Meso β-scale radiosonde data at 75 km spacings and 3 or 1.5 h intervals from the fifth day of AVE-SESAME 1979 (20–21 May) are employed to investigate moisture budgets in thunderstorm environments. Budget values are computed at nine times prior to, during, and after a convective outbreak over Oklahoma. The domain under investigation includes both convective and nonconvective areas, thereby allowing budget comparisons between the two regions.
Findings show that the convective region is characterized by strong horizontal moisture flux convergence in the low levels and weak divergence aloft. Vertical motion carries moisture into the middle and upper troposphere. Magnitudes of the moisture fluxes are directly proportional to storm intensity. The vertically integrated source/sink term also is closely related to the presence and intensity of convective activity. When converted into equivalent precipitation amounts, values correspond closely with those from a rain gage network.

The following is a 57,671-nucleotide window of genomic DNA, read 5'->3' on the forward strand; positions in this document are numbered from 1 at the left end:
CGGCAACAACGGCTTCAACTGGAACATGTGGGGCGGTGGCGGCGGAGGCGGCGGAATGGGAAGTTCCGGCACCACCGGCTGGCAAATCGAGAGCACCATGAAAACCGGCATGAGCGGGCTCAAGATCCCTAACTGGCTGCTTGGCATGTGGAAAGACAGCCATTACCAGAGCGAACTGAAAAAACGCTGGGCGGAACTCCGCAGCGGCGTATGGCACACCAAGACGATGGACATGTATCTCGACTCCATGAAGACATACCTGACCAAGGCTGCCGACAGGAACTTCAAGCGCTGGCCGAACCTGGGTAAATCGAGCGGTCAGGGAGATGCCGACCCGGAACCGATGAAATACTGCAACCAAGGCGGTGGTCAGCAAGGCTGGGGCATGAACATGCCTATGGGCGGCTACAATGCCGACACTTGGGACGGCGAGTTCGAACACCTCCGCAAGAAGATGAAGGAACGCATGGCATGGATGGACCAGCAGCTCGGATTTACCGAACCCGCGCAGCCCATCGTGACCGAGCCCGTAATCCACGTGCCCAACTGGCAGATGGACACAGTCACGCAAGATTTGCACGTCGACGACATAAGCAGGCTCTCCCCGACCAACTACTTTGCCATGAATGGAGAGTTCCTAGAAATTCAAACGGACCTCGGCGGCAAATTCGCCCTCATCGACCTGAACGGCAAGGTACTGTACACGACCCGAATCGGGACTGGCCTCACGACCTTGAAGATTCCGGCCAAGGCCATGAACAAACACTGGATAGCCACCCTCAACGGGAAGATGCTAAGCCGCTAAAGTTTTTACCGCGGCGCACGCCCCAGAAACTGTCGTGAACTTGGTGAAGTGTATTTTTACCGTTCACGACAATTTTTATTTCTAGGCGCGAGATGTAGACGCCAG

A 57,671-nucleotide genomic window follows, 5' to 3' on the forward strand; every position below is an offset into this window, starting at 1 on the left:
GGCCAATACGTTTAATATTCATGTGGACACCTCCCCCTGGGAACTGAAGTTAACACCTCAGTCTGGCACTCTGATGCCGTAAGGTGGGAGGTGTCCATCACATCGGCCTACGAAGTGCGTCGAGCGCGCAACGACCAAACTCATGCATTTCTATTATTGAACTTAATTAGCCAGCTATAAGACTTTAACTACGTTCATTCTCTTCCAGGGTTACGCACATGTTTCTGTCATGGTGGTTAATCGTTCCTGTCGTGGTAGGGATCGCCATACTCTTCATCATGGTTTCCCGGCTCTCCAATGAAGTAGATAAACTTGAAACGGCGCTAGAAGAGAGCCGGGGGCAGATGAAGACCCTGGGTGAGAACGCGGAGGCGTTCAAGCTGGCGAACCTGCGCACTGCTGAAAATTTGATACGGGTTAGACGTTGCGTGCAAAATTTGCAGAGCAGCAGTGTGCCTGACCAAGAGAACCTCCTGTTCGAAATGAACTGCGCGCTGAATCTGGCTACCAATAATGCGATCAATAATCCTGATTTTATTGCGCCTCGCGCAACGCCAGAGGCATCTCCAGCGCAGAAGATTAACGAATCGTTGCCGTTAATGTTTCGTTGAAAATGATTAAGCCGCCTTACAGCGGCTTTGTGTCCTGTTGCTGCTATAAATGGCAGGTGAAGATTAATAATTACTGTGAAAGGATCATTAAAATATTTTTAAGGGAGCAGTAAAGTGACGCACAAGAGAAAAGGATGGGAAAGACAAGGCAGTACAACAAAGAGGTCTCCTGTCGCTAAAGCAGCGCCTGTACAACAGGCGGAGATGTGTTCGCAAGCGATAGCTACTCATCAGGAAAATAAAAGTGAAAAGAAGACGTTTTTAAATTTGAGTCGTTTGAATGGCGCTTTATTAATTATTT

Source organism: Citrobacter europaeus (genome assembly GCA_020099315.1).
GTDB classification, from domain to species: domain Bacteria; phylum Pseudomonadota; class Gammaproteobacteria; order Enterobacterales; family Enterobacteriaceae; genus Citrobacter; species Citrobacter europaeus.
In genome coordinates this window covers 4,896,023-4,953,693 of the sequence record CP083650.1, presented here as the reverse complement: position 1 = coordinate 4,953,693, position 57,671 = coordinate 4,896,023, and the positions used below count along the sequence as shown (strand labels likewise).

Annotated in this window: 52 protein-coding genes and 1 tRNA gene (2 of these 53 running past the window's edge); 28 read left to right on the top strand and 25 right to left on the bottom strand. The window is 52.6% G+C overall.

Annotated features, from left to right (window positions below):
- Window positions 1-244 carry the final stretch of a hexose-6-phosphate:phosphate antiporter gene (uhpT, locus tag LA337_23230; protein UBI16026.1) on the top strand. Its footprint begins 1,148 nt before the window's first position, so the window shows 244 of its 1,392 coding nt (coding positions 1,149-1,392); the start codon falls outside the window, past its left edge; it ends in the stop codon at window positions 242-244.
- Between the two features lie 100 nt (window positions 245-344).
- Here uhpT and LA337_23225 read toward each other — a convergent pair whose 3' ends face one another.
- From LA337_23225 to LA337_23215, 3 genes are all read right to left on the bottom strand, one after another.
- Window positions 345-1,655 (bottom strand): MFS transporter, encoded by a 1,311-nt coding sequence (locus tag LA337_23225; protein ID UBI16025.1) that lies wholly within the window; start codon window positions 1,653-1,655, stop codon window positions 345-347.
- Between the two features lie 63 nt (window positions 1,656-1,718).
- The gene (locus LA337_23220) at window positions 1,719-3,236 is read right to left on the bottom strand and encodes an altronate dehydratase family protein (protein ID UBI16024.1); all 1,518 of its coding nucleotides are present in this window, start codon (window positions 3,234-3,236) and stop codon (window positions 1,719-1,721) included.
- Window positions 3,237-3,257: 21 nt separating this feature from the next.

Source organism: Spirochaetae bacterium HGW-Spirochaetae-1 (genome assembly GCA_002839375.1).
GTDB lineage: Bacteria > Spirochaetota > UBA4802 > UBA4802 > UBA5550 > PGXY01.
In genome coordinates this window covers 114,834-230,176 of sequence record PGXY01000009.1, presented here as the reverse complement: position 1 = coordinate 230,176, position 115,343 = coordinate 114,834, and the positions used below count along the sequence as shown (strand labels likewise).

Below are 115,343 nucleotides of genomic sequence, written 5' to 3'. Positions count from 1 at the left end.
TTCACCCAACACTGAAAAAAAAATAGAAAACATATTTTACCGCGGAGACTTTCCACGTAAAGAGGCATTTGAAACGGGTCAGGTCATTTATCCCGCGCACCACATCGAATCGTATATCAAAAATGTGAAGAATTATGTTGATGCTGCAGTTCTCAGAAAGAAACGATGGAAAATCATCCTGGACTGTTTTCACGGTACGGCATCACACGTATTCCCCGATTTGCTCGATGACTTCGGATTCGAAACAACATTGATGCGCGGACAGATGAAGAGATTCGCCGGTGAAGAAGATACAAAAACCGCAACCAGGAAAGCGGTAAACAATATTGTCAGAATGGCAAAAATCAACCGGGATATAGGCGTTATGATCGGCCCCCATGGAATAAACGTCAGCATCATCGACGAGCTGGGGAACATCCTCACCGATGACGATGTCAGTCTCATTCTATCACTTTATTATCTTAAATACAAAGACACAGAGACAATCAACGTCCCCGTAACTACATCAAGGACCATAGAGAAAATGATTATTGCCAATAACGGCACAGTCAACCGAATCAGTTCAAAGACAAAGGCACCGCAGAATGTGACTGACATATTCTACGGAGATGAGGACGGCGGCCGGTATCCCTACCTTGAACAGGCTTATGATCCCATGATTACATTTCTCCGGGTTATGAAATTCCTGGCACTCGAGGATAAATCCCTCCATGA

Moisture budgets also are obtained from routine National Weather Service rawinsonde soundings. A comparison of results for similar locations, but derived from the two different resolutions, reveals several common processes. However, magnitudes from the mesoscale data are sometimes an order of magnitude greater than those at the synoptic scale, especially in the convective areas.